With the onset of the holiday season, it is important to focus on fire safety and prevention. The celebration of
the season brings with it increased usage of electric lights, decorations, candles, and the ever popular Christmas
tree, all of which can be potential fire hazards. Additionally, cooking fires increase during the holidays as
families and friends gather to celebrate. By following general fire safety precautions, potential holiday fires,
deaths, and injuries remain preventable.
What's a traditional Christmas morning scene without a beautifully decorated tree? If your household includes a natural tree in its festivities,
take to heart the sales person's suggestion - "Keep the tree watered." Christmas trees account for hundreds of fires annually. Typically,
shorts in electrical lights or open flames from candles, lighters or matches start tree fires. Well-watered trees are not a problem. A dry and
neglected tree can be.
SEE VIDEO BELOW.
Selecting a Tree for the Holidays
Needles on fresh trees should be green and hard to pull back from the branches, and the needles should not break if the tree has been freshly
cut. The trunk should be sticky to the touch. Old trees can be identified by bouncing the tree trunk on the ground. If many needles fall off, the
tree has been cut too long and, has probably dried out, and is a fire hazard.
Caring for Your Tree
Do not place your tree close to a heat source, including a fireplace or heat vent. The heat will dry out the tree, causing it to be more easily
ignited by heat, flame or sparks. Be careful not to drop or flick cigarette ashes near a tree. Do not put your live tree up too early or leave it
up for longer than two weeks. Keep the tree stand filled with water at all times.
Disposing of Your Tree
Never put tree branches or needles in a fireplace or wood-burning stove. When the tree becomes dry, discard it promptly. The best way to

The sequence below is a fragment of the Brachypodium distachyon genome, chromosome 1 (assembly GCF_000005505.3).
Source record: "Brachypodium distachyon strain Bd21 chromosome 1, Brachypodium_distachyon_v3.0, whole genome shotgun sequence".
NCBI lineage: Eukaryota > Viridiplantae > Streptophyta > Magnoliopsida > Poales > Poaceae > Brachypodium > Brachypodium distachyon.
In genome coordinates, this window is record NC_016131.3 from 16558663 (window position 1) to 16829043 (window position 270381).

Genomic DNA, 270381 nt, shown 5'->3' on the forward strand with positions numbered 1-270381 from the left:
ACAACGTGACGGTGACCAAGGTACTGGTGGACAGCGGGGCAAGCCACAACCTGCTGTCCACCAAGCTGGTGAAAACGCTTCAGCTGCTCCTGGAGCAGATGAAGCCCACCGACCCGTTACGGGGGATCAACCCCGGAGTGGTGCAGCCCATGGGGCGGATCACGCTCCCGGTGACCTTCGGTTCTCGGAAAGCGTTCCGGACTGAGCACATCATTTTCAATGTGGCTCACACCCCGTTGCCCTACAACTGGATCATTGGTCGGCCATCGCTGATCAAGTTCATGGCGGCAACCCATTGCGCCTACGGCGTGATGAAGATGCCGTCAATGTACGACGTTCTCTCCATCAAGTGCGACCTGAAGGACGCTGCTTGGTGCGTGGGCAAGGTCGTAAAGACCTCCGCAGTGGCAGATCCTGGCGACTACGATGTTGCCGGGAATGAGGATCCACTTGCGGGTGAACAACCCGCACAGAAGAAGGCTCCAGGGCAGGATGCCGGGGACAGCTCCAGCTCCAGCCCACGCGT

dispose of your tree is by taking it to a recycling center or having it hauled away by a community pick-up service.
Thanksgiving Day fires in residential structures cause more property damage and claim more lives than residential structure fires on
other days. The increase is troubling as it applies mostly to cooking fires in family homes. In 2005, cooking fires were involved in roughly
1,300 reported home structure fires on Thanksgiving - that's almost three times the daily average.
Another of the recent culprits for the increase of cooking fires during holidays is the turkey fryer. Turkey fryers use a substantial quantity
of cooking oil at high temperatures, and many units currently available for use pose a significant tipping danger. The use of turkey fryers
by consumers can lead to devastating burns, other injuries and the destruction of property.
/ Always use cooking equipment tested and approved by a recognized
/ Stay in the kitchen when you are frying, grilling or broiling food. If you
leave the kitchen, even for a short time, turn off the stove.
/ Keep anything that can catch fire - potholders, towels or curtains - away
from your stovetop.
/ Have a "kid-free zone" of at least 3 feet around the stove and areas
where hot food or drink is prepared or carried.
/ Wear short, close fitting or tightly rolled sleeves when cooking. Loose
clothing can dangle onto stove burners and catch fire.
/ Never use a wet oven mitt, as it presents a scald danger if the moisture in
the mitt is heated.
/ Always keep an oven mitt and lid nearby when you're cooking. If a small
grease fire starts in a pan, put on an oven mitt and smother the flames by
carefully sliding the lid over the pan. Turn off the burner. Don't remove the
lid until it is completely cool.
/ If there is an oven fire, turn off the heat and keep the door closed to
prevent flames from burning you and your clothing. Have the oven serviced
before you use it again.
The following safe cooking tips can help to make your
holiday dinner safe and enjoyable: